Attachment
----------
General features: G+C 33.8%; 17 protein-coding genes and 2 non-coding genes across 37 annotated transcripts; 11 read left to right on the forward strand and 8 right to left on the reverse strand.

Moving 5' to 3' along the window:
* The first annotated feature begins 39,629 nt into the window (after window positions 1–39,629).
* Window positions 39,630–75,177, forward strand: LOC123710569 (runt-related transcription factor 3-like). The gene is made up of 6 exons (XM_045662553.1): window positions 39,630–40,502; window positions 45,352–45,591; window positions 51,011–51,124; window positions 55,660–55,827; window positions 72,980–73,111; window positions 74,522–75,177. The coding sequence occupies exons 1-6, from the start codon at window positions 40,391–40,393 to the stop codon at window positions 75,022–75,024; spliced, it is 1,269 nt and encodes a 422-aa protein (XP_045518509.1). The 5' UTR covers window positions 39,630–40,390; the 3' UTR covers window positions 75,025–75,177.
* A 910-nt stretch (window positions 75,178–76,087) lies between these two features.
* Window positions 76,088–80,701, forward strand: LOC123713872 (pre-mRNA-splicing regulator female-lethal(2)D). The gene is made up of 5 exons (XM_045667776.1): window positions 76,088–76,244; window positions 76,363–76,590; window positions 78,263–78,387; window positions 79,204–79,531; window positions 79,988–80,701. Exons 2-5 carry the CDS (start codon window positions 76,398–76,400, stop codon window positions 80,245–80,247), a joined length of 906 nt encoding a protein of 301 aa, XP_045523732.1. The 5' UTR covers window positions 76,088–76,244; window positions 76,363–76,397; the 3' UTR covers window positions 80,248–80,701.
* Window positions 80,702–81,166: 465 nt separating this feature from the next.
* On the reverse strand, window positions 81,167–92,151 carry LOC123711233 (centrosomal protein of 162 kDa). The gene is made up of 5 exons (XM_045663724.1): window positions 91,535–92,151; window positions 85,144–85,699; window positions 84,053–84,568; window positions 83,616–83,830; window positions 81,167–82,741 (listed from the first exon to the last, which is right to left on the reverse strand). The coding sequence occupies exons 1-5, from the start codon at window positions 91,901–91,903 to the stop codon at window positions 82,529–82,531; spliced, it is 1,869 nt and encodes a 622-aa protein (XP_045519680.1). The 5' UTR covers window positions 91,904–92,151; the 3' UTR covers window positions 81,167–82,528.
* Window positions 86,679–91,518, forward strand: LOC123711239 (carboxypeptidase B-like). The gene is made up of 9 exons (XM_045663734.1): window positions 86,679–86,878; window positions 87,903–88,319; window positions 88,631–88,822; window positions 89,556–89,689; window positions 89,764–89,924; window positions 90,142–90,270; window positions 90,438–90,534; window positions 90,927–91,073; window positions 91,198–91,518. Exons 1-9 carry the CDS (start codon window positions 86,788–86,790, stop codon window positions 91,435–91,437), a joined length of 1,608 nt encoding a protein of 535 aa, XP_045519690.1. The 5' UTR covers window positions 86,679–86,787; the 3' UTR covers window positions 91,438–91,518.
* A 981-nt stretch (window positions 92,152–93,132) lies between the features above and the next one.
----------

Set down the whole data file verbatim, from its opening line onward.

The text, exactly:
General features: G+C 33.8%; 17 protein-coding genes and 2 non-coding genes across 37 annotated transcripts; 11 read left to right on the forward strand and 8 right to left on the reverse strand.

Moving 5' to 3' along the window:
* The first annotated feature begins 39,629 nt into the window (after window positions 1–39,629).
* Window positions 39,630–75,177, forward strand: LOC123710569 (runt-related transcription factor 3-like). The gene is made up of 6 exons (XM_045662553.1): window positions 39,630–40,502; window positions 45,352–45,591; window positions 51,011–51,124; window positions 55,660–55,827; window positions 72,980–73,111; window positions 74,522–75,177. The coding sequence occupies exons 1-6, from the start codon at window positions 40,391–40,393 to the stop codon at window positions 75,022–75,024; spliced, it is 1,269 nt and encodes a 422-aa protein (XP_045518509.1). The 5' UTR covers window positions 39,630–40,390; the 3' UTR covers window positions 75,025–75,177.
* A 910-nt stretch (window positions 75,178–76,087) lies between these two features.
* Window positions 76,088–80,701, forward strand: LOC123713872 (pre-mRNA-splicing regulator female-lethal(2)D). The gene is made up of 5 exons (XM_045667776.1): window positions 76,088–76,244; window positions 76,363–76,590; window positions 78,263–78,387; window positions 79,204–79,531; window positions 79,988–80,701. Exons 2-5 carry the CDS (start codon window positions 76,398–76,400, stop codon window positions 80,245–80,247), a joined length of 906 nt encoding a protein of 301 aa, XP_045523732.1. The 5' UTR covers window positions 76,088–76,244; window positions 76,363–76,397; the 3' UTR covers window positions 80,248–80,701.
* Window positions 80,702–81,166: 465 nt separating this feature from the next.
* On the reverse strand, window positions 81,167–92,151 carry LOC123711233 (centrosomal protein of 162 kDa). The gene is made up of 5 exons (XM_045663724.1): window positions 91,535–92,151; window positions 85,144–85,699; window positions 84,053–84,568; window positions 83,616–83,830; window positions 81,167–82,741 (listed from the first exon to the last, which is right to left on the reverse strand). The coding sequence occupies exons 1-5, from the start codon at window positions 91,901–91,903 to the stop codon at window positions 82,529–82,531; spliced, it is 1,869 nt and encodes a 622-aa protein (XP_045519680.1). The 5' UTR covers window positions 91,904–92,151; the 3' UTR covers window positions 81,167–82,528.
* Window positions 86,679–91,518, forward strand: LOC123711239 (carboxypeptidase B-like). The gene is made up of 9 exons (XM_045663734.1): window positions 86,679–86,878; window positions 87,903–88,319; window positions 88,631–88,822; window positions 89,556–89,689; window positions 89,764–89,924; window positions 90,142–90,270; window positions 90,438–90,534; window positions 90,927–91,073; window positions 91,198–91,518. Exons 1-9 carry the CDS (start codon window positions 86,788–86,790, stop codon window positions 91,435–91,437), a joined length of 1,608 nt encoding a protein of 535 aa, XP_045519690.1. The 5' UTR covers window positions 86,679–86,787; the 3' UTR covers window positions 91,438–91,518.
* A 981-nt stretch (window positions 92,152–93,132) lies between the features above and the next one.